Mark Henson‘s favorite superhero is Batman. The author of Ordinary Superpowers says he’s drawn to the fact that Batman is a “regular” human. He didn’t inherit any unusual power, there’s no mutation; sure he inherited an incredible amount of wealth but when it comes down to it, he’s just a dude in a mask.
We talked to him last year on JKWD:
Lately I’ve been thinking about Henson’s concept of ordinary superpowers. You probably get it pretty quickly when you hear it: there’s something that you do better than a lot of other people. I’m very good at taking lots of complex information and distilling it down to something most people can understand. You might be a great at connecting people. You might be a fantastic networker. You might kill it on the dance floor. You might be great at understanding emotions, calming excited dogs or wrangling toddlers.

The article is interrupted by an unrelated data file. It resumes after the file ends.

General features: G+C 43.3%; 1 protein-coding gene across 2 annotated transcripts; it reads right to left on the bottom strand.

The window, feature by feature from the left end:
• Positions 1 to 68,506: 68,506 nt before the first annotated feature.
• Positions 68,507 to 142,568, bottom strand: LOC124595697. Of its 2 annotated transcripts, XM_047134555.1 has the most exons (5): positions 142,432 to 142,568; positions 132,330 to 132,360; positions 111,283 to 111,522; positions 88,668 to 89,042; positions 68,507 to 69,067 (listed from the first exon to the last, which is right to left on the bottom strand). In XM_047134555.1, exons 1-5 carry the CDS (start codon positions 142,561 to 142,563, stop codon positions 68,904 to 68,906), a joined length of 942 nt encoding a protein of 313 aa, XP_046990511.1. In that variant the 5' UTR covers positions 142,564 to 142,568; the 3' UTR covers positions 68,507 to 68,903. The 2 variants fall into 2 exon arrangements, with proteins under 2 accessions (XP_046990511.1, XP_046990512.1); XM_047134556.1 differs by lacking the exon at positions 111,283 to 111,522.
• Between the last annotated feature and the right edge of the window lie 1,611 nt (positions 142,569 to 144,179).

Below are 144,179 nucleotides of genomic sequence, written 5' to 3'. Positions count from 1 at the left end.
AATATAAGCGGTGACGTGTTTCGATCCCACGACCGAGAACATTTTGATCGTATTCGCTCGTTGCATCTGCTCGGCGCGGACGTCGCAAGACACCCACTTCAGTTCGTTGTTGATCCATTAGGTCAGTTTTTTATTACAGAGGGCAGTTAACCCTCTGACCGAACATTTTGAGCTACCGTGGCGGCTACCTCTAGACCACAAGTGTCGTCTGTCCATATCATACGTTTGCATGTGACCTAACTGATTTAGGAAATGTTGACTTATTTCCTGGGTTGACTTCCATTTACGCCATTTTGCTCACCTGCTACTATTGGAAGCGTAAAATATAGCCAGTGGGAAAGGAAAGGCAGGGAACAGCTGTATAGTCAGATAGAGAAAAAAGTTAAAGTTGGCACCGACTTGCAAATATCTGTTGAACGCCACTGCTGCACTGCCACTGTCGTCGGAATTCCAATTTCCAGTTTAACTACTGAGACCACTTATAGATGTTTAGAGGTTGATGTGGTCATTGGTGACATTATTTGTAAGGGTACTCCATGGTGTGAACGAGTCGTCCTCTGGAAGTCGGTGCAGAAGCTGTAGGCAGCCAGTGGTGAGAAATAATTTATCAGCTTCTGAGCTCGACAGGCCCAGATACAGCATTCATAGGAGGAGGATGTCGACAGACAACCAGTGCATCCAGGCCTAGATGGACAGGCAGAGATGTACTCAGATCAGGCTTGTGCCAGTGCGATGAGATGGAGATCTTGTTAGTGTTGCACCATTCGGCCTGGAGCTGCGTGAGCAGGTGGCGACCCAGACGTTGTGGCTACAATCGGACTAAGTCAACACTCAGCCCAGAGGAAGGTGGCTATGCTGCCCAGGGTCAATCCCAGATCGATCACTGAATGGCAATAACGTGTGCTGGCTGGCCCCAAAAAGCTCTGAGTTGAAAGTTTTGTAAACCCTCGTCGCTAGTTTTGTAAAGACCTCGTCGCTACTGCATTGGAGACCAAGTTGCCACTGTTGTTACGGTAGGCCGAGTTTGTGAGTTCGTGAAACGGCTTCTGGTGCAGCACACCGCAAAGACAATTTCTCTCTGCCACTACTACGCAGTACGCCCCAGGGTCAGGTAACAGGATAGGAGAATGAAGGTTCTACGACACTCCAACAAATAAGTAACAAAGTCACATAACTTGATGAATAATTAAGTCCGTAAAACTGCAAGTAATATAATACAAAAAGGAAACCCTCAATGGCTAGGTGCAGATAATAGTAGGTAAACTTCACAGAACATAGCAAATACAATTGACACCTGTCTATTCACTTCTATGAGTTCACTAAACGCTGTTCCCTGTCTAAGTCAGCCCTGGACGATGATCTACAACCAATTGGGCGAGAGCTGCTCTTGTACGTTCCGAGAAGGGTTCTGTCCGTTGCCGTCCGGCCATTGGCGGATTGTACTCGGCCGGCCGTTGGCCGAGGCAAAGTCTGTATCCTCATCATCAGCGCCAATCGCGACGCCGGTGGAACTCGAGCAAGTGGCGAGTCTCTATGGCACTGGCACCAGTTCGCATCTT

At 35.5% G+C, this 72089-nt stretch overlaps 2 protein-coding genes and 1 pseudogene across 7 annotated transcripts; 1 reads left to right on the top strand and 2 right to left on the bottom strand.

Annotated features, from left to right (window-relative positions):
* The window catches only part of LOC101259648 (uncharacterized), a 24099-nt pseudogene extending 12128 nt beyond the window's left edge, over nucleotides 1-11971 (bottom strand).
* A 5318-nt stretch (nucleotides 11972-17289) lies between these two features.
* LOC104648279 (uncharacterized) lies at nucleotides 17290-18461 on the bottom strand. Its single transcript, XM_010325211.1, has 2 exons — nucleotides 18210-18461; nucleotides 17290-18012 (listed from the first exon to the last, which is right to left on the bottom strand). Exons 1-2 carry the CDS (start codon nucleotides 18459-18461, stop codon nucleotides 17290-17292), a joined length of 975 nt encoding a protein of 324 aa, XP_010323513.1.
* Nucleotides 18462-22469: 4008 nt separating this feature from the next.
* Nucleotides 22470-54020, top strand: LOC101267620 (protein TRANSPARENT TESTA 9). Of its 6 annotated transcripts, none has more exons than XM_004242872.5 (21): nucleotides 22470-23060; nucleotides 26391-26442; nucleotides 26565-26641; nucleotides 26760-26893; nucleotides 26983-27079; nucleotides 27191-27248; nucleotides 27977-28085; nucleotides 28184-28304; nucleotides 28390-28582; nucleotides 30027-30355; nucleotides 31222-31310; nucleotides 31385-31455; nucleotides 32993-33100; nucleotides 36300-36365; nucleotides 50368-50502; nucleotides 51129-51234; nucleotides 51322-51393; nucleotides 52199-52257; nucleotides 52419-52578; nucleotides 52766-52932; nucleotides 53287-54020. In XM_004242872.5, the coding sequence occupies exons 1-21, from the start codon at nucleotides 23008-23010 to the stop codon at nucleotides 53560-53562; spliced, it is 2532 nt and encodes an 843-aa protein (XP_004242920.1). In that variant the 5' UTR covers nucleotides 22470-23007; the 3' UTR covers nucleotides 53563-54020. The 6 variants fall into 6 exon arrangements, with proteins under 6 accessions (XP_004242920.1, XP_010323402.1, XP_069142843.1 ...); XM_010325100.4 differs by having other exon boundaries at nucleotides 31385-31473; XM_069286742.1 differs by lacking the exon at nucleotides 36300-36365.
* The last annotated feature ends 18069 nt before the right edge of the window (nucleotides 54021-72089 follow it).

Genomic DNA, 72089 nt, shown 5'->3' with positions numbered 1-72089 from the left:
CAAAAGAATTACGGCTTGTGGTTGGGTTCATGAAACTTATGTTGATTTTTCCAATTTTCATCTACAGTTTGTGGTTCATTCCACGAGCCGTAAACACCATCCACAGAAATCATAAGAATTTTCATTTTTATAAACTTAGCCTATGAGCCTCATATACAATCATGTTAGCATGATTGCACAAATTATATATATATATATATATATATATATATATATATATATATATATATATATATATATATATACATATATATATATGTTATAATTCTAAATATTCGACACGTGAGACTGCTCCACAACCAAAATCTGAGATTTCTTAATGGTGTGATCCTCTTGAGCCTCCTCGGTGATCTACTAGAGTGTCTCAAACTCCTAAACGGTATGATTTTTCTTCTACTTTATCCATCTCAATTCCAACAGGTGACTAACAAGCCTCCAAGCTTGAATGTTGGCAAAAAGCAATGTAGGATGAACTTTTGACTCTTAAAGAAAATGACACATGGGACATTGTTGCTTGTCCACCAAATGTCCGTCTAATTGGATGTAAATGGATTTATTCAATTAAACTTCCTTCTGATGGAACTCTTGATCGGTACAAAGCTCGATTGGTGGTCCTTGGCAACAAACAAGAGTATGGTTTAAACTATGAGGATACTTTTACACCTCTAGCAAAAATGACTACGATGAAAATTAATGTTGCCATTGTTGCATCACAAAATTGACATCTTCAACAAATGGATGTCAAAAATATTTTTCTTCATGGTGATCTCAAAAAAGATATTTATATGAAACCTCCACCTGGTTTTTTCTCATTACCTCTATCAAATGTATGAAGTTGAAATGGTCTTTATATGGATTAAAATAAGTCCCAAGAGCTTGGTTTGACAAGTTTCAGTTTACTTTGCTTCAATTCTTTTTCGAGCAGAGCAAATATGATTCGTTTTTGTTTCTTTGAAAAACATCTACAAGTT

The point is, you’re really good at something.
I’ve been thinking about superheroes lately. I don’t know why. I was never into comic books when I was growing up. I didn’t really understand much about the genre until all these movies started hitting Netflix the past few years.
It seems there are a couple of modes superheroes follow.
One is the Batman model — an ordinary-appearing man has a suit that he puts on to keep his normal-world identity secret while he goes out to save the world (or whatever). In Batman’s case, it’s a well-appointed suit with a bunch of fancy stuff on it, like Iron Man’s. In Spider-Man’s case, it’s to disguise his identity; the suit doesn’t actually do anything.
The other model is the not-of-this-world model. X-Men, Hellboy, Thor — these superheroes wield their powers openly.
But then there’s Superman.
Superman’s natural state is one of superpowers, but he puts on a costume to become an everyday guy.
Now that’s how I want to be thought of. When you see me, I’m just a dude walking around, but underneath, I’ve got powers you can’t even imagine.